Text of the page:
SOLIDWORKS CAM Pro: Getting Familiar with CAM Configurations

Table of Contents

Many people have been using configurations on the SOLIDWORKS side but are not aware of the possibility of using CAM configurations in SOLIDWORKS CAM Professional. Different CAM configurations can be created to program different versions of the same part or those with geometric changes.

We will review how to create a mill configuration and a turning configuration, and use the exact same part that was used in the previous configuration to be worked on.

Start by putting the part in a turning environment, which can be done in SOLIDWORKS CAM Pro. The process remains the same as far as setup is concerned – we set up the machine, Stock Manager, and the Coordinate System. We are then going to click Extract Machinable to have features created. Afterward, we can generate the Operation Plan and Tool Path. When we simulate the tool path and get the result, there is a way to save the part after it has been worked on.

Saving CAM Configurations in SOLIDWORKS CAM Pro

To do that, we click at the bottom where the Save WIP as STL button is at. We can save the part with the name Turn Config.

Toolpath and cut off options in SOLIDWORKS CAM Pro

Now our next move will be to create our Mill Configuration. Right click where it says Configuration on the CAM Feature Tree. There in the right click menu, we can now click on New Configuration. We will name It Mill.

New configurations in SOLIDWORKS CAM Pro

Creating a new configuration in SOLIDWORKS CAM Pro

Of course, once again we will setup the machine, Stock Manager and Coordinate System. The biggest change that we will be doing is incorporating the STL file that we had previously created in the turning configuration. To do that, double click on the Stock Manager in the CAM Feature Tree. To get the STL file to be recognized, we now click on the STL Tab. Once the tab is activated, we can now grab the STL file Turn Config.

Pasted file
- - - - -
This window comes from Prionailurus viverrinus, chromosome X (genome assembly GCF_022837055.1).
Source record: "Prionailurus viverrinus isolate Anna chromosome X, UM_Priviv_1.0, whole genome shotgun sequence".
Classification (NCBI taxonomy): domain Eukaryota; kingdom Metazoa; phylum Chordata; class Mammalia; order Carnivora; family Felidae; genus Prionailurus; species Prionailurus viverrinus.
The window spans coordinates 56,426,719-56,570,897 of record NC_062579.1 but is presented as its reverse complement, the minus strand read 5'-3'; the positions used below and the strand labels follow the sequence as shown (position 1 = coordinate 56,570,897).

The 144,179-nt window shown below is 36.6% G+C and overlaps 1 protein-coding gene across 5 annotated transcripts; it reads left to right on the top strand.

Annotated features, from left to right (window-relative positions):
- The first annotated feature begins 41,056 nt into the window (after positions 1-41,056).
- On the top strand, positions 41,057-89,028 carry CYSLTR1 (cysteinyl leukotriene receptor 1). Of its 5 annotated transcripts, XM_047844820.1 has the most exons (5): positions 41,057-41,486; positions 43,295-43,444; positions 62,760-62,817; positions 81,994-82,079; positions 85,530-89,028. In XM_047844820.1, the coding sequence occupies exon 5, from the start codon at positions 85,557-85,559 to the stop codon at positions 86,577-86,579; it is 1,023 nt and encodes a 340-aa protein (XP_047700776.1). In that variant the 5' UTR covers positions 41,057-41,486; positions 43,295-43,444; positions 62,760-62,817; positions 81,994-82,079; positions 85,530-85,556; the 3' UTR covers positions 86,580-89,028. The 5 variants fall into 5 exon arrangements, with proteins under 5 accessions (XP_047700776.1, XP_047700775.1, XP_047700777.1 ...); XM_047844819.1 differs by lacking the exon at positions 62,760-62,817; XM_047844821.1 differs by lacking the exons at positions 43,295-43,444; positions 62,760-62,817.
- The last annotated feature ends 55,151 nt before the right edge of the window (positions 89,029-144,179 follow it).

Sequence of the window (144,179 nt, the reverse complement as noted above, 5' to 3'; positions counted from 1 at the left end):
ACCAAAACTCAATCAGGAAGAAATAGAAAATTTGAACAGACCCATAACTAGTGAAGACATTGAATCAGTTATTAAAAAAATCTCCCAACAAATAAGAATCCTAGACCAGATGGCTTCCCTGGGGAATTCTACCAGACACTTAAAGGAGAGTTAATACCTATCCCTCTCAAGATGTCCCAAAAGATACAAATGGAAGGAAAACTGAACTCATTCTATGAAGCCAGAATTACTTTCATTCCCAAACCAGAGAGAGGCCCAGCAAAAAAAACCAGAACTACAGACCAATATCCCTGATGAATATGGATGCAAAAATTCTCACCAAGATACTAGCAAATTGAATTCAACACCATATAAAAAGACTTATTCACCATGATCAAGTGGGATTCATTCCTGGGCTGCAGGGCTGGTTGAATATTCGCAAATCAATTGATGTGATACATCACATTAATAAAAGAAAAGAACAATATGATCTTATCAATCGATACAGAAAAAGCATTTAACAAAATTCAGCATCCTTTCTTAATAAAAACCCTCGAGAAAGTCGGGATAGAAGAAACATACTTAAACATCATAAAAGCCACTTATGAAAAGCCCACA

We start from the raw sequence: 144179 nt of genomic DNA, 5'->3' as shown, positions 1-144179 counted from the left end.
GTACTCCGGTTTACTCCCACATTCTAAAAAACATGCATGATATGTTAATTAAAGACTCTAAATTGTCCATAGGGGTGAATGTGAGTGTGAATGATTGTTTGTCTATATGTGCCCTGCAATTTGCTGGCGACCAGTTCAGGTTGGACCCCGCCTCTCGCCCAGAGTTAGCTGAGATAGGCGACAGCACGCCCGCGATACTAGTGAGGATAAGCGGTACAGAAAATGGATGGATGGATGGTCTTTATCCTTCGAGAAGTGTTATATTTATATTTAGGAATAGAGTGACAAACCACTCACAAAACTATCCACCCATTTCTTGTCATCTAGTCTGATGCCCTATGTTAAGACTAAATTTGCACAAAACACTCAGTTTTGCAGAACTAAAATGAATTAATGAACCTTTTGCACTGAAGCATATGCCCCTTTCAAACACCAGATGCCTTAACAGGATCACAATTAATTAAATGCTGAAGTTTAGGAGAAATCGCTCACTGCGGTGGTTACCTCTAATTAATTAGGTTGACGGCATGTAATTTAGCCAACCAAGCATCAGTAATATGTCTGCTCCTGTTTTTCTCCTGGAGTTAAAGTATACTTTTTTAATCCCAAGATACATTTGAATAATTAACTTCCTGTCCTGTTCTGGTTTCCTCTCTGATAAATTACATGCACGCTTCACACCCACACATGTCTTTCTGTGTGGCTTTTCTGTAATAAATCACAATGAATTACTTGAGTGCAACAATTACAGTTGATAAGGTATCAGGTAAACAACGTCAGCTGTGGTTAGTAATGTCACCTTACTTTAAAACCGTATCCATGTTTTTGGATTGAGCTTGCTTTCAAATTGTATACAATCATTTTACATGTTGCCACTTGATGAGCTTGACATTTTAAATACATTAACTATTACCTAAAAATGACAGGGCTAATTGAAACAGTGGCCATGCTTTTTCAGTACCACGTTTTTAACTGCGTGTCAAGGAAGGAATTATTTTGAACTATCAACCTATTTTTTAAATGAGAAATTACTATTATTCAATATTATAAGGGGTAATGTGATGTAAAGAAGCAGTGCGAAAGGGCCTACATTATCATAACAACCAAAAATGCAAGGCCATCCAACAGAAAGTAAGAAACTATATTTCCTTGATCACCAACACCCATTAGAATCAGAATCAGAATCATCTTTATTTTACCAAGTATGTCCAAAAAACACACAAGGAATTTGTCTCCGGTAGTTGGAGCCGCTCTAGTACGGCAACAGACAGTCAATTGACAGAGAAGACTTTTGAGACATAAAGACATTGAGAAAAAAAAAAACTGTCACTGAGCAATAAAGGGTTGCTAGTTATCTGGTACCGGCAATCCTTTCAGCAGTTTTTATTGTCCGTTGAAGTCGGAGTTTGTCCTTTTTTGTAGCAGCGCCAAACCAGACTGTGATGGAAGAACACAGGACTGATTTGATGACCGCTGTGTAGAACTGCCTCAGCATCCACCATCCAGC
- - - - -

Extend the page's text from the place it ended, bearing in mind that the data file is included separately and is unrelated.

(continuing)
Utilizing Stock Manager in SOLIDWORKS CAM feature tree

We will notice that the part Turn Config still has some material on it, as expected. After setting up the Coordinate System, we will Extract Machinable Features. Then click on Operation Plan and Tool Path. Now we will run the simulation and see that the part starts off with the amount of material that was left over after being on the turning operation.

Simulate toolpath in SOLIDWORKS CAM Pro configurations

The milling begins and the remaining material has been milled off.

Milled off material using SOLIDWORKS CAM Pro

Finally, our part has been completed. We saw how easy it is to incorporate configurations on the CAM side. It wasn’t enough to create a different configuration, but to use two separate operations with the same part to get our result. For more information on SOLIDWORKS CAM or if you have any questions, contact us at Hawk Ridge Systems today. Thanks for reading!

Picture of Enoc Hernandez

Enoc Hernandez

Enoc Hernandez is an application engineer at Hawk Ridge Systems. He graduated from CSU Long Beach with a Bachelor of Science in mechanical engineering in 2014. Enoc has a wealth of SOLIDWORKS knowledge and experience in various industries. His most notable work was at The Lincoln Electric Company as a sales engineer and a math consultant.
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